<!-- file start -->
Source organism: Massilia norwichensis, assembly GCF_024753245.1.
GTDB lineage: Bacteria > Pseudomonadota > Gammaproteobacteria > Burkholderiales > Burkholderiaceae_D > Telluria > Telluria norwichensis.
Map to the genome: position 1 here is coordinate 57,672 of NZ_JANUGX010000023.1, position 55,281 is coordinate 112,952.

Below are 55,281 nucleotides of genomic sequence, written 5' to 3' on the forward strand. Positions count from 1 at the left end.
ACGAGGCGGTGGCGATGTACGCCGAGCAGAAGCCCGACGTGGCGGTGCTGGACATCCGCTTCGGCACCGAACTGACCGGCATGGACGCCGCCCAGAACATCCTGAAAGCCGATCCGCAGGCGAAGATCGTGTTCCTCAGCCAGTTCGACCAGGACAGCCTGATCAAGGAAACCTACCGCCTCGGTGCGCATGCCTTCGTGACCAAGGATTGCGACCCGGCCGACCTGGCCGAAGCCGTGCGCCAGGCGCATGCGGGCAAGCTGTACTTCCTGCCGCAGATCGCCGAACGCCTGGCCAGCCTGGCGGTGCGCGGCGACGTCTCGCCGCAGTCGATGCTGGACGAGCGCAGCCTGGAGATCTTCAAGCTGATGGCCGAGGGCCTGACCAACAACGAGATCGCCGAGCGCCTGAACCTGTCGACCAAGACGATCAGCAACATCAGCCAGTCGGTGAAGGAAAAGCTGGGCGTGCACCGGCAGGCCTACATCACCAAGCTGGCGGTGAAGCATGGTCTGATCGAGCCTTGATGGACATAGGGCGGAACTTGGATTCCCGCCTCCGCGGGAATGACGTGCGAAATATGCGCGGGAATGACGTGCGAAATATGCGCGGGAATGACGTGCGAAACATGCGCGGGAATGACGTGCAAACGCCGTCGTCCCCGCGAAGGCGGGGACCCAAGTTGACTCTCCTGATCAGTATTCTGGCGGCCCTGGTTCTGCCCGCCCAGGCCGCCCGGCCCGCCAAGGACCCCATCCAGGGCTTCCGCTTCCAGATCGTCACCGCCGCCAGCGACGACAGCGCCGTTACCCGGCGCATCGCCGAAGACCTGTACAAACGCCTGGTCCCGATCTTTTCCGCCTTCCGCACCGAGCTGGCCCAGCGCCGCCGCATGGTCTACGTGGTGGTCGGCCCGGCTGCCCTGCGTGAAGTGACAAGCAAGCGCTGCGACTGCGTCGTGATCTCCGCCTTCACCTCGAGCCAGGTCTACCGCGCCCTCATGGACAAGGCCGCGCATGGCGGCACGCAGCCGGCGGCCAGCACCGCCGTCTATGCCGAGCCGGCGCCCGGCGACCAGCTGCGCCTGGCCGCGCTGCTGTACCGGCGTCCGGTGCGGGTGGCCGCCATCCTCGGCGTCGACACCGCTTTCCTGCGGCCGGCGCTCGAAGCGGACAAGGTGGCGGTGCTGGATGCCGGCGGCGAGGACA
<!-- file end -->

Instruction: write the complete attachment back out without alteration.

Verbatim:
Source organism: Massilia norwichensis, assembly GCF_024753245.1.
GTDB lineage: Bacteria > Pseudomonadota > Gammaproteobacteria > Burkholderiales > Burkholderiaceae_D > Telluria > Telluria norwichensis.
Map to the genome: position 1 here is coordinate 57,672 of NZ_JANUGX010000023.1, position 55,281 is coordinate 112,952.

Below are 55,281 nucleotides of genomic sequence, written 5' to 3' on the forward strand. Positions count from 1 at the left end.
ACGAGGCGGTGGCGATGTACGCCGAGCAGAAGCCCGACGTGGCGGTGCTGGACATCCGCTTCGGCACCGAACTGACCGGCATGGACGCCGCCCAGAACATCCTGAAAGCCGATCCGCAGGCGAAGATCGTGTTCCTCAGCCAGTTCGACCAGGACAGCCTGATCAAGGAAACCTACCGCCTCGGTGCGCATGCCTTCGTGACCAAGGATTGCGACCCGGCCGACCTGGCCGAAGCCGTGCGCCAGGCGCATGCGGGCAAGCTGTACTTCCTGCCGCAGATCGCCGAACGCCTGGCCAGCCTGGCGGTGCGCGGCGACGTCTCGCCGCAGTCGATGCTGGACGAGCGCAGCCTGGAGATCTTCAAGCTGATGGCCGAGGGCCTGACCAACAACGAGATCGCCGAGCGCCTGAACCTGTCGACCAAGACGATCAGCAACATCAGCCAGTCGGTGAAGGAAAAGCTGGGCGTGCACCGGCAGGCCTACATCACCAAGCTGGCGGTGAAGCATGGTCTGATCGAGCCTTGATGGACATAGGGCGGAACTTGGATTCCCGCCTCCGCGGGAATGACGTGCGAAATATGCGCGGGAATGACGTGCGAAATATGCGCGGGAATGACGTGCGAAACATGCGCGGGAATGACGTGCAAACGCCGTCGTCCCCGCGAAGGCGGGGACCCAAGTTGACTCTCCTGATCAGTATTCTGGCGGCCCTGGTTCTGCCCGCCCAGGCCGCCCGGCCCGCCAAGGACCCCATCCAGGGCTTCCGCTTCCAGATCGTCACCGCCGCCAGCGACGACAGCGCCGTTACCCGGCGCATCGCCGAAGACCTGTACAAACGCCTGGTCCCGATCTTTTCCGCCTTCCGCACCGAGCTGGCCCAGCGCCGCCGCATGGTCTACGTGGTGGTCGGCCCGGCTGCCCTGCGTGAAGTGACAAGCAAGCGCTGCGACTGCGTCGTGATCTCCGCCTTCACCTCGAGCCAGGTCTACCGCGCCCTCATGGACAAGGCCGCGCATGGCGGCACGCAGCCGGCGGCCAGCACCGCCGTCTATGCCGAGCCGGCGCCCGGCGACCAGCTGCGCCTGGCCGCGCTGCTGTACCGGCGTCCGGTGCGGGTGGCCGCCATCCTCGGCGTCGACACCGCTTTCCTGCGGCCGGCGCTCGAAGCGGACAAGGTGGCGGTGCTGGATGCCGGCGGCGAGGACA